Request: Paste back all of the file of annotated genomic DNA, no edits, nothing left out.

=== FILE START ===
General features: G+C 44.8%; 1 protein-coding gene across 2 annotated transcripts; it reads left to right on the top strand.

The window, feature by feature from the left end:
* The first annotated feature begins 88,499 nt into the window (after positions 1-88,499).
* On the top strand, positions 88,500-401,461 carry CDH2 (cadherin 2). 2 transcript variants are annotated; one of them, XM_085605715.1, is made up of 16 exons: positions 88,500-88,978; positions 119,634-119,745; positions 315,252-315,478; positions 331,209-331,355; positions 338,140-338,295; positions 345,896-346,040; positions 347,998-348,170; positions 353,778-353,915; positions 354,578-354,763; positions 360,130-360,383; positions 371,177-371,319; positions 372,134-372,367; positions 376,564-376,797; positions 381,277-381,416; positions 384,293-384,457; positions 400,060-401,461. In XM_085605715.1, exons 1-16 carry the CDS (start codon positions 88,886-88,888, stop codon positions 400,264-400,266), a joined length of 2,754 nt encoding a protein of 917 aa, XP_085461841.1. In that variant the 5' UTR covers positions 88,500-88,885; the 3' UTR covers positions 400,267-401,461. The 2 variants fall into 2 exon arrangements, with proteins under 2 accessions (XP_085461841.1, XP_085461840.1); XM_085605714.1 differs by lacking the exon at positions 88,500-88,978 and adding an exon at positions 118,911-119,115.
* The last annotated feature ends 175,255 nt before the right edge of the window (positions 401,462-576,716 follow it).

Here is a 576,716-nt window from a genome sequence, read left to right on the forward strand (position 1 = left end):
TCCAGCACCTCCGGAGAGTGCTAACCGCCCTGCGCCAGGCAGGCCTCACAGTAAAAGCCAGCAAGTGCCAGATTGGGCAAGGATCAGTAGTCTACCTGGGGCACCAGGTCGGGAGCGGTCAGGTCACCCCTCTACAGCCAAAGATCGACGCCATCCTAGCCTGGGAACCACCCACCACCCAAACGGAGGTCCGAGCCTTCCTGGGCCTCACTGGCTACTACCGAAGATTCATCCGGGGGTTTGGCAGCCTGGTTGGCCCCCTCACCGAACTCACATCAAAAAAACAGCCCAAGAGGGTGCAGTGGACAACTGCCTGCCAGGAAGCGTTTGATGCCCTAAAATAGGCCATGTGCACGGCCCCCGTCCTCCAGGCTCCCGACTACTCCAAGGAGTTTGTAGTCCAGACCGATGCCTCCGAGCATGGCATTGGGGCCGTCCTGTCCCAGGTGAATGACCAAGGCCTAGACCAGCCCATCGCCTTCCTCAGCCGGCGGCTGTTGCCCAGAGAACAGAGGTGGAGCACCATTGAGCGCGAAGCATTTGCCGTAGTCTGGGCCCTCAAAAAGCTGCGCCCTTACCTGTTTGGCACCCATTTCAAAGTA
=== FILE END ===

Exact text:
General features: G+C 44.8%; 1 protein-coding gene across 2 annotated transcripts; it reads left to right on the top strand.

The window, feature by feature from the left end:
* The first annotated feature begins 88,499 nt into the window (after positions 1-88,499).
* On the top strand, positions 88,500-401,461 carry CDH2 (cadherin 2). 2 transcript variants are annotated; one of them, XM_085605715.1, is made up of 16 exons: positions 88,500-88,978; positions 119,634-119,745; positions 315,252-315,478; positions 331,209-331,355; positions 338,140-338,295; positions 345,896-346,040; positions 347,998-348,170; positions 353,778-353,915; positions 354,578-354,763; positions 360,130-360,383; positions 371,177-371,319; positions 372,134-372,367; positions 376,564-376,797; positions 381,277-381,416; positions 384,293-384,457; positions 400,060-401,461. In XM_085605715.1, exons 1-16 carry the CDS (start codon positions 88,886-88,888, stop codon positions 400,264-400,266), a joined length of 2,754 nt encoding a protein of 917 aa, XP_085461841.1. In that variant the 5' UTR covers positions 88,500-88,885; the 3' UTR covers positions 400,267-401,461. The 2 variants fall into 2 exon arrangements, with proteins under 2 accessions (XP_085461841.1, XP_085461840.1); XM_085605714.1 differs by lacking the exon at positions 88,500-88,978 and adding an exon at positions 118,911-119,115.
* The last annotated feature ends 175,255 nt before the right edge of the window (positions 401,462-576,716 follow it).

Here is a 576,716-nt window from a genome sequence, read left to right on the forward strand (position 1 = left end):
TCCAGCACCTCCGGAGAGTGCTAACCGCCCTGCGCCAGGCAGGCCTCACAGTAAAAGCCAGCAAGTGCCAGATTGGGCAAGGATCAGTAGTCTACCTGGGGCACCAGGTCGGGAGCGGTCAGGTCACCCCTCTACAGCCAAAGATCGACGCCATCCTAGCCTGGGAACCACCCACCACCCAAACGGAGGTCCGAGCCTTCCTGGGCCTCACTGGCTACTACCGAAGATTCATCCGGGGGTTTGGCAGCCTGGTTGGCCCCCTCACCGAACTCACATCAAAAAAACAGCCCAAGAGGGTGCAGTGGACAACTGCCTGCCAGGAAGCGTTTGATGCCCTAAAATAGGCCATGTGCACGGCCCCCGTCCTCCAGGCTCCCGACTACTCCAAGGAGTTTGTAGTCCAGACCGATGCCTCCGAGCATGGCATTGGGGCCGTCCTGTCCCAGGTGAATGACCAAGGCCTAGACCAGCCCATCGCCTTCCTCAGCCGGCGGCTGTTGCCCAGAGAACAGAGGTGGAGCACCATTGAGCGCGAAGCATTTGCCGTAGTCTGGGCCCTCAAAAAGCTGCGCCCTTACCTGTTTGGCACCCATTTCAAAGTA